God loves us regardless of the cost. The cross is proof of that. Consider what God’s love for us has already cost Him: He gave His own beloved Son to die in order to accomplish our salvation. Having already paid so great a price to redeem us, He won’t allow the process to stop short of the goal. And if He has already given His best and dearest on our behalf, why would He withhold anything from us now?
Would God redeem sinners at the cost of His own Son’s blood, then cast those same blood-bought believers aside? Having brought us to salvation at so great a price, would He then withhold any grace from us? Won’t He finish what He started? Romans 8:32 provides us with a clear and emphatic answer: “He who did not spare His own Son, but delivered Him over for us all, how will He not also with Him freely give us all things?”
Christ’s death on the cross demonstrated His great love for sinners. Furthermore, the massive “once for all” (Hebrews 7:27) payment that purchased our redemption was also a profound statement regarding God’s commitment to keep it secure.
God gave Christ to die for us “while we were yet sinners” (Romans 5:8). He won’t turn His back on us now that we are justified. If He didn’t spurn us when we were rebellious sinners, He won’t cast us aside now that we are His children. “If while we were enemies we were reconciled to God through the death of His Son” (Romans 5:10), doesn’t it seem reasonable that He will do everything necessary to keep us in the fold now that we are reconciled? If He gave us grace to trust Christ in the first place, He will assuredly give grace to keep us from falling away.
Psalm 84:11 says, “For the Lord God is a sun and shield; the Lord gives grace and glory; no good thing does He withhold from those who walk uprightly.” God is not stingy with His grace, and the proof of that is seen in the sacrifice of Christ on our behalf. “But he giveth more grace” (James 4:6, KJV).
God’s Plan from Eternity Past
The sacrifice of Christ is eternally bound up in God’s love for the elect. Did you know that in eternity past, before God had even begun the work of creation, He promised to redeem the elect? Titus 1:2 says the promise of eternal life was made “before the world began” (KJV)—literally, before the beginning of time. So this speaks of a divine promise made before anything was created.
Who made this promise, and with whom was it made? Since it was made before creation commenced, there is only one possible answer: It was a promise made between the triune members of the Godhead. God the Father, God the Son, and God the Spirit promised among themselves to redeem fallen humanity.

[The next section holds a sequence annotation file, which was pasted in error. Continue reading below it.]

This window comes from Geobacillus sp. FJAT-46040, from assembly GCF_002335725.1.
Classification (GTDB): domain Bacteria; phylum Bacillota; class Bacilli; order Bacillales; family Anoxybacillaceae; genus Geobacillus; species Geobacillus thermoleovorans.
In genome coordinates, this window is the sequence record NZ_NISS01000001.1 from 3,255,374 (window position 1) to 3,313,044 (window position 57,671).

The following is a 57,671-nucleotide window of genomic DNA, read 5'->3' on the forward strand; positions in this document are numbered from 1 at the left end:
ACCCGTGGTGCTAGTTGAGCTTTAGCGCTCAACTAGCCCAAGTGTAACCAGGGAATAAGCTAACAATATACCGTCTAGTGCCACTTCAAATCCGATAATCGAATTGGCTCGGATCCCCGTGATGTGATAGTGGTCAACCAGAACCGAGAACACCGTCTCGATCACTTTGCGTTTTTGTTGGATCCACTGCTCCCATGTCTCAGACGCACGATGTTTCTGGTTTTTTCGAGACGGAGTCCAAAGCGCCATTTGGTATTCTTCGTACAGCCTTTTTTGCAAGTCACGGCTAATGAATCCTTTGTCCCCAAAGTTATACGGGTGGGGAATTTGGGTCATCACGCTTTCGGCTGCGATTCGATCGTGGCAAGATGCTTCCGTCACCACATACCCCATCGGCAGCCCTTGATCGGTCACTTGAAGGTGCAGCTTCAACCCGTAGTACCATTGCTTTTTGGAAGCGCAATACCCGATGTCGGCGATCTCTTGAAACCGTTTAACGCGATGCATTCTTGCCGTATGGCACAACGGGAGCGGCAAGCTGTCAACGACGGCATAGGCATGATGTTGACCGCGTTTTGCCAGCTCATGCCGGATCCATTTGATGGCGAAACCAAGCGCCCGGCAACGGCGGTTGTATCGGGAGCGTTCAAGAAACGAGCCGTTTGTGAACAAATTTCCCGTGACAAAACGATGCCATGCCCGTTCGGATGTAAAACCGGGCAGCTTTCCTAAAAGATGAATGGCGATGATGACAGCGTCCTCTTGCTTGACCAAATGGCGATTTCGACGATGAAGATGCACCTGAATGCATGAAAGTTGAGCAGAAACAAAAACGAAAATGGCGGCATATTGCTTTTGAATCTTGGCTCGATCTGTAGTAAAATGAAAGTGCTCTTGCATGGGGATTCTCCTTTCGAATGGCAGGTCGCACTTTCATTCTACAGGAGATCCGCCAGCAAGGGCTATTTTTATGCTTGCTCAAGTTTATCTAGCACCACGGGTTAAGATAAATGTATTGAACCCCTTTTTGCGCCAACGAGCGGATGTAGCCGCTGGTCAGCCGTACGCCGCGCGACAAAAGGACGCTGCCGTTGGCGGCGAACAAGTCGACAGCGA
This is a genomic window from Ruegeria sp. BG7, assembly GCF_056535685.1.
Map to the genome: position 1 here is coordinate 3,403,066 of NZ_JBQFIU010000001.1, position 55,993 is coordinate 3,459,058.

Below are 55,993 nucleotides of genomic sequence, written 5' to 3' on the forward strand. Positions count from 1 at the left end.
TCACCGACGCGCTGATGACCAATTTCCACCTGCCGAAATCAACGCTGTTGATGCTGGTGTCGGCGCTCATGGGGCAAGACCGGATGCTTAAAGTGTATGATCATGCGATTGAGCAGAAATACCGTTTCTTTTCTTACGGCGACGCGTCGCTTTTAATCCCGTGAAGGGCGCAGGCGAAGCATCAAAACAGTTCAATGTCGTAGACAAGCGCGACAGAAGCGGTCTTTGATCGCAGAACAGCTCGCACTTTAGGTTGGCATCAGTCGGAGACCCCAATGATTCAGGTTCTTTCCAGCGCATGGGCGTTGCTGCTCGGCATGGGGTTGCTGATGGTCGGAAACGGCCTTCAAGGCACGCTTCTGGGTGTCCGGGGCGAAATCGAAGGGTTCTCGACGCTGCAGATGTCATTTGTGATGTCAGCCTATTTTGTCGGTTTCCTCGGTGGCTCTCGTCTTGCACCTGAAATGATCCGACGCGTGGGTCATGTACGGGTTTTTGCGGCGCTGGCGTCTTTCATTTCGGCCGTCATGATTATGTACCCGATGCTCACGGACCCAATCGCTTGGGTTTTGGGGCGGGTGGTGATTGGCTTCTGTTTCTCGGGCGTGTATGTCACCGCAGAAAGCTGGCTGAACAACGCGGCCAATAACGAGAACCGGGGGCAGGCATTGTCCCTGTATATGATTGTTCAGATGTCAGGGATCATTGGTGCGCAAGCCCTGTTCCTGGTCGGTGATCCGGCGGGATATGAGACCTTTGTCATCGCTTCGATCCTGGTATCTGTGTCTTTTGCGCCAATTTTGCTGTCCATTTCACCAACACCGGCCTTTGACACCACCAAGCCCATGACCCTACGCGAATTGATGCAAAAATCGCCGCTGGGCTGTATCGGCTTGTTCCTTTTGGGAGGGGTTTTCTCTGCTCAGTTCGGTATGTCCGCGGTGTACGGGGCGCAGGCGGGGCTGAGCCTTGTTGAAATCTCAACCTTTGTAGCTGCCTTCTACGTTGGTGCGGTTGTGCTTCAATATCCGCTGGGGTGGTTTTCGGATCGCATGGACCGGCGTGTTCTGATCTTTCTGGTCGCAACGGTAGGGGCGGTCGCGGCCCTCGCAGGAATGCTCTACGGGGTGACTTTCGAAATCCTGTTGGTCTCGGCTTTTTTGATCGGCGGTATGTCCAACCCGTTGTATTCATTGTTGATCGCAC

The plan of redemption was made not after Adam fell but before the beginning of creation. This is consistent with everything Scripture says about election. The saved are chosen in Christ “before the foundation of the world” (Ephesians 1:4). God “called us . . . in Christ Jesus from all eternity” (2 Timothy 1:9). The eternal kingdom is prepared for them “from the foundation of the world” (Matthew 25:34). Christ was foreordained to shed His blood on their behalf “before the foundation of the world” (1 Peter 1:20). The names of the elect are written in the Book of Life “from the foundation of the world” (Revelation 13:8; 17:8).
This means the plan of redemption is no contingency. It is not Plan B. It is no alternative strategy. It is God’s plan, the very purpose for which He created us.
Furthermore, it means that the elect are God’s gift of love to His Son. That’s why Christ refers to them as “those whom You have given Me” (John 17:9, 24; 18:9). The Father has given the elect to Christ as a gift of love, and therefore not one of them will be lost. Both the Father and the Son work together to ensure the fulfillment of their eternal plan of redemption. This further assures the salvation of all the elect, for as Jesus said, “All that the Father gives Me will come to Me, and the one who comes to Me I will certainly not cast out. . . . For this is the will of My Father, that everyone who beholds the Son and believes in Him will have eternal life, and I Myself will raise him up on the last day” (John 6:37, 40).
So Christ Himself promises to see God’s plan of redemption through to the end. Having died as a substitute for those whom the Father gave Him, He promises to see the process through to the final consummation in glory. Likewise, the Father, having already given His Son to die on our behalf, will not now withhold anything necessary to complete our redemption.
(Adapted from The God Who Loves)